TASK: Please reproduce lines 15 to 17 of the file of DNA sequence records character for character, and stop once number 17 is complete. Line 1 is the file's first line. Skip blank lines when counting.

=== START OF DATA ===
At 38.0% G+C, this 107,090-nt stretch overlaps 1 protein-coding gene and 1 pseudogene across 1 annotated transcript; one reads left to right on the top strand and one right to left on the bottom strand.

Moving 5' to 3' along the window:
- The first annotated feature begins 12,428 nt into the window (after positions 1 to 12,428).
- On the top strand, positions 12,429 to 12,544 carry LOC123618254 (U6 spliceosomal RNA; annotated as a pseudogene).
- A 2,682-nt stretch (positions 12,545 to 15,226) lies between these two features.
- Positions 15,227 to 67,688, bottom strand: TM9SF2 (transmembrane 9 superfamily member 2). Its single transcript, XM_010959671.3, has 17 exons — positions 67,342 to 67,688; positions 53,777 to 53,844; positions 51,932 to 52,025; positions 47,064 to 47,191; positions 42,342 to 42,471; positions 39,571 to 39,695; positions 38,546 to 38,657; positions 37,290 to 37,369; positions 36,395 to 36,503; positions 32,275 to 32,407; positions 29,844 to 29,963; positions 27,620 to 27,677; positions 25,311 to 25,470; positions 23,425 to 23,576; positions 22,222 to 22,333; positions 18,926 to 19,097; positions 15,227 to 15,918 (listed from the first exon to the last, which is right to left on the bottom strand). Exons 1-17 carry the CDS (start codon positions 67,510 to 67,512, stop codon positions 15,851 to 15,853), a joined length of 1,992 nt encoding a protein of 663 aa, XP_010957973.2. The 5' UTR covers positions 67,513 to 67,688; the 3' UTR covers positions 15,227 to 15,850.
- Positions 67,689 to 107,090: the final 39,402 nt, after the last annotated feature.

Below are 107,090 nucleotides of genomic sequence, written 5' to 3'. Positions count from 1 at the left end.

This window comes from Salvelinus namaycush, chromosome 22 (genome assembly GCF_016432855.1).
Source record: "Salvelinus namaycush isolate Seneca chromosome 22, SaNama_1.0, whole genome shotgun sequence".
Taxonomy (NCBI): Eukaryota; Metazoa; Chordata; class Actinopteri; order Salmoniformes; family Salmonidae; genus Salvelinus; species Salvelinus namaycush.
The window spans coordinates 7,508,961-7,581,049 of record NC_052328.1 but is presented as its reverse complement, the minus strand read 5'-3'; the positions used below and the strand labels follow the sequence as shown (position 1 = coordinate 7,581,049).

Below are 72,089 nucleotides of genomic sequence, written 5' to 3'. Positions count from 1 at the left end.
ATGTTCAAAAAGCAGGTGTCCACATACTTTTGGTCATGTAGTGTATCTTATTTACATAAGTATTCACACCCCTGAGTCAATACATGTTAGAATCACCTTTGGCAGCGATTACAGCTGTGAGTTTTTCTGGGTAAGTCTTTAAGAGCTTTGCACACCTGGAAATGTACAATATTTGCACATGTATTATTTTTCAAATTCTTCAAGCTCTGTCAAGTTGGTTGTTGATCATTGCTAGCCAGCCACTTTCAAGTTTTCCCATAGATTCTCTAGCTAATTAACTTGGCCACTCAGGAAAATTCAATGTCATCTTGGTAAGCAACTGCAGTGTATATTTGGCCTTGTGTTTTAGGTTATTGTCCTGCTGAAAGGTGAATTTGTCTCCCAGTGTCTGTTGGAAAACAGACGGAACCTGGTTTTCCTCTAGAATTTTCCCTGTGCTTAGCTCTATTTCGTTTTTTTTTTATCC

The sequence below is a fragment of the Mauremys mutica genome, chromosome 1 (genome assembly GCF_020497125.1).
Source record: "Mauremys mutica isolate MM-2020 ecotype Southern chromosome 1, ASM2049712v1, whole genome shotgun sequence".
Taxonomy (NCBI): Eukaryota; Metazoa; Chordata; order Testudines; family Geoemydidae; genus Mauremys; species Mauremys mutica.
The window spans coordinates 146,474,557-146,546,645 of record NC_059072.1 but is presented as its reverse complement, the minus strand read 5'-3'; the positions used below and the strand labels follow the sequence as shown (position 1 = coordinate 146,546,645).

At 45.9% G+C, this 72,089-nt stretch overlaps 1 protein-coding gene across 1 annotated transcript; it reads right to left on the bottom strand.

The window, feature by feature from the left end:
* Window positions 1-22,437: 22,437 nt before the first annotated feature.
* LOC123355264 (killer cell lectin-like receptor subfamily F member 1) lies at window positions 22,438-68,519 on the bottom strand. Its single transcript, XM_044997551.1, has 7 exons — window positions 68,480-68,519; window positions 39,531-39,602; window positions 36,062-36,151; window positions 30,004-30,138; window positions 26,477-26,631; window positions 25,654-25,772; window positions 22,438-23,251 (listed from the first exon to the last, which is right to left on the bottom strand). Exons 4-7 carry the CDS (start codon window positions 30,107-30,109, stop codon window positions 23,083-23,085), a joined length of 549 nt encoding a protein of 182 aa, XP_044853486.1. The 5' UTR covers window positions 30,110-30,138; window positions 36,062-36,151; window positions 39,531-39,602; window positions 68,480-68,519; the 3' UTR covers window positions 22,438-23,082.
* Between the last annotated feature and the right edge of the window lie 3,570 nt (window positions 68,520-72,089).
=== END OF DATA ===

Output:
The sequence below is a fragment of the Mauremys mutica genome, chromosome 1 (genome assembly GCF_020497125.1).
Source record: "Mauremys mutica isolate MM-2020 ecotype Southern chromosome 1, ASM2049712v1, whole genome shotgun sequence".
Taxonomy (NCBI): Eukaryota; Metazoa; Chordata; order Testudines; family Geoemydidae; genus Mauremys; species Mauremys mutica.